Falling demand for traditional East End food and drink options spells the end for many traders
The East End is proudly associated with London’s working-class communities but in recent years gentrification, government infrastructure investment and other cultural and economic factors have transformed the demographic. Jellied eels and pie and mash are no longer so popular but this wasn’t the case in decades past. In the 18th and 19th centuries, the boroughs of Newham, Tower Hamlets and Hackney in particular became a magnet for the poorer sections of the population for many reasons and developed a well-defined culture within these socio-economic binds. A closer look at the history of the East End and its fast-changing communities will throw some light on this change in food preferences.
During the Victorian age, Britain was an economic superpower but the relentless charge of capital growth since the Industrial Revolution meant that waste byproducts weren’t adequately dealt with. Industrial pollution was most evident in the east of London making it a less attractive place to live and so affordable for the poor. The growing working-class communities there blamed it on a downwind from the Thames bringing the smells of pollution eastwards. Obviously, this is no longer the case but centuries later the working-class are still rooted in the East End.
Some historians point to more organic demographic factors such as the expansion of dock industries and the high concentration of factories attracting the working class. Indeed, during the Second World War, the Nazis became aware of this valuable factory infrastructure that powered Britain and targeted the East End with their blitzkrieg attacks.
However, thriving communities developed and the remnants of that concentration of factory labour are there to this day. But many of their long-held customs and cultural preferences passed down throughout the generations are fast disappearing. Proud East Enders try to hang on to their heritage but there are constant reports of local landmarks closing down in the face of a wave of swanky, trendy dining options in our uncompromisingly fast-moving push-button age.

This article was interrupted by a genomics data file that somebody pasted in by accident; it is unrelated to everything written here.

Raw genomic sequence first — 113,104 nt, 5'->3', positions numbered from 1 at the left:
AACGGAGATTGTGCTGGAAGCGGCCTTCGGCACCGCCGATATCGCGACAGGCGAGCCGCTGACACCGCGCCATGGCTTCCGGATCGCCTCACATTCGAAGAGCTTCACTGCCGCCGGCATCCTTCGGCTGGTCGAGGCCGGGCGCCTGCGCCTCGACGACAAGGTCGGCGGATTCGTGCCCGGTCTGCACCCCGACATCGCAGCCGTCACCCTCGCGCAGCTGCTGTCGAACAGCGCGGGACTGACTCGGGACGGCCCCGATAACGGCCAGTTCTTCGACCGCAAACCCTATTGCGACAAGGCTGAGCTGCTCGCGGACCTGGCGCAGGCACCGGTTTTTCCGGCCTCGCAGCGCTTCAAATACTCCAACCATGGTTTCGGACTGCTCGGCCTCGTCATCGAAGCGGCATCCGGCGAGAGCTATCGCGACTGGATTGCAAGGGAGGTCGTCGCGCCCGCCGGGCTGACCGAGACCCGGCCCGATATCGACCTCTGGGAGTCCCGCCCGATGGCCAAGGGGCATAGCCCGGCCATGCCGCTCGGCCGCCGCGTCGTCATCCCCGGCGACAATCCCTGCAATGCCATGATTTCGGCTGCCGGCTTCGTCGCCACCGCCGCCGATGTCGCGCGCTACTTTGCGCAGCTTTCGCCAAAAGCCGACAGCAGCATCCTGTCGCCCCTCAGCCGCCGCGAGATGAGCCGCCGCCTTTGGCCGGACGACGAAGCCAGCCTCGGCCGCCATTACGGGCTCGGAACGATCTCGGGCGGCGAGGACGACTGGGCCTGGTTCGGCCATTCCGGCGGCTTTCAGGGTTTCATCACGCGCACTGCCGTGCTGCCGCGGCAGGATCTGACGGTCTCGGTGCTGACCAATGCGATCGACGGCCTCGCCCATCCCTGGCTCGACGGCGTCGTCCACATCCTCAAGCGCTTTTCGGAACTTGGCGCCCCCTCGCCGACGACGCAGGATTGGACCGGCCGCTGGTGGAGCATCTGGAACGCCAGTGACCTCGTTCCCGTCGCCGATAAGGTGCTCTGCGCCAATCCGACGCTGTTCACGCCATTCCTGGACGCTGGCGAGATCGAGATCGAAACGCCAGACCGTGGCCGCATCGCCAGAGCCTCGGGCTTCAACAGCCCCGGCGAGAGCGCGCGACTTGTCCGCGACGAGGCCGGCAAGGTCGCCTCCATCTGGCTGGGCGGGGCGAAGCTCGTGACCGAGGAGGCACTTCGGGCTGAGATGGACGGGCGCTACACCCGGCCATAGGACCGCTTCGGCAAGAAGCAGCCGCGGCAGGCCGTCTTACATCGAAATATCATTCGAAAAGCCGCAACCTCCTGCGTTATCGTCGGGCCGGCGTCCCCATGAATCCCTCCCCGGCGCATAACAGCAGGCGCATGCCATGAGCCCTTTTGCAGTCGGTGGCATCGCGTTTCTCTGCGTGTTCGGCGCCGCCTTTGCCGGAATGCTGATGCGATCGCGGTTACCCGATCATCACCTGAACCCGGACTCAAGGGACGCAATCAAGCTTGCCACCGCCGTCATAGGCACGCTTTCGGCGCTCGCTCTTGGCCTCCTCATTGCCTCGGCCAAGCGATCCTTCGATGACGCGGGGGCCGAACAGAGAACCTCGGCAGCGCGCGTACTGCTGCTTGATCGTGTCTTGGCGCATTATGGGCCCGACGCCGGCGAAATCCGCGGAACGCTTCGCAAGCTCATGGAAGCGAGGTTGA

F.Cookes Pie and Mash
The Broadway Market, Hackney branch of F.Cooke closed in January 2020 after 120 years of trading and was London’s oldest pie and mash shop. Owner Bob had been carrying on a family tradition started by his grandfather Fred who opened London’s first pie and mash in Brick Lane in 1862. Bob is a stickler for culinary custom and kept the menu unchanged for 100 years regardless of food fads or the changing community. The simple menu was essentially pie, mash and liquor (liquor is the parsley sauce used for cooking eels), eels and mash or servings of jellied eels.
The shop was so tied to tradition that the owners continued to have sawdust sprinkled on the floor, decades after the original purpose had become obsolete. Eel bones on the floor made it slippery back then, and the sawdust gave customers a firmer footing. Pie and mash is associated with the East End because it was historically an affordable food for the poorer classes. South-east London also developed a preference for it. The eel vendors had a ready source because eels were sturdy enough to thrive in the over-polluted Thames in Victorian London.
Now the Grade II Listed building has been sold off to a local fish and chip shop but the interior has to be kept unaltered because of its historical status. That element of F.Cooke will at least live on and also his daughter runs an F.Cooke shop in Romford with her husband. And another member of the Cooke family married a descendant of the Manze family – who also claim to have opened the first pie and eel shop in London. The family ties run deep; their grandson is the manager of this disputed ‘London’s oldest pie and mash shop’ in Southwark.
Bob Cooke and his wife commented: “I want to stay here but the people aren’t here anymore. There’s no more East Enders anymore.”
Do you agree or disagree?
Syd’s Coffee Stall
It’s been based in Calvert Avenue, Shoreditch for 100 years and passed down through generations of the Tothill family but now they have closed shop forever and the Museum of London are the new owners. After World War 1, demobbed soldier Sydney Tothill invested in the stall and found his first customers amongst the crew of the No78 bus that terminated nearby after a day’s service.
His granddaughter Jane kept the menu simple, with freshly filled rolls, coffee and loose leaf tea while Syd sold coffee substitutes made from coffee bean and chicory as well as Bovex, an affordable Bovril preferred by East Enders. But after 30 years at the helm, she sold her last cuppa just before Christmas in the face of the influx of swanky Costa and Starbucks alternatives across the capital. Jane has treasured memories and looks forward to visiting it at the Museum of London’s new space in Smithfield market, which opens in 2024.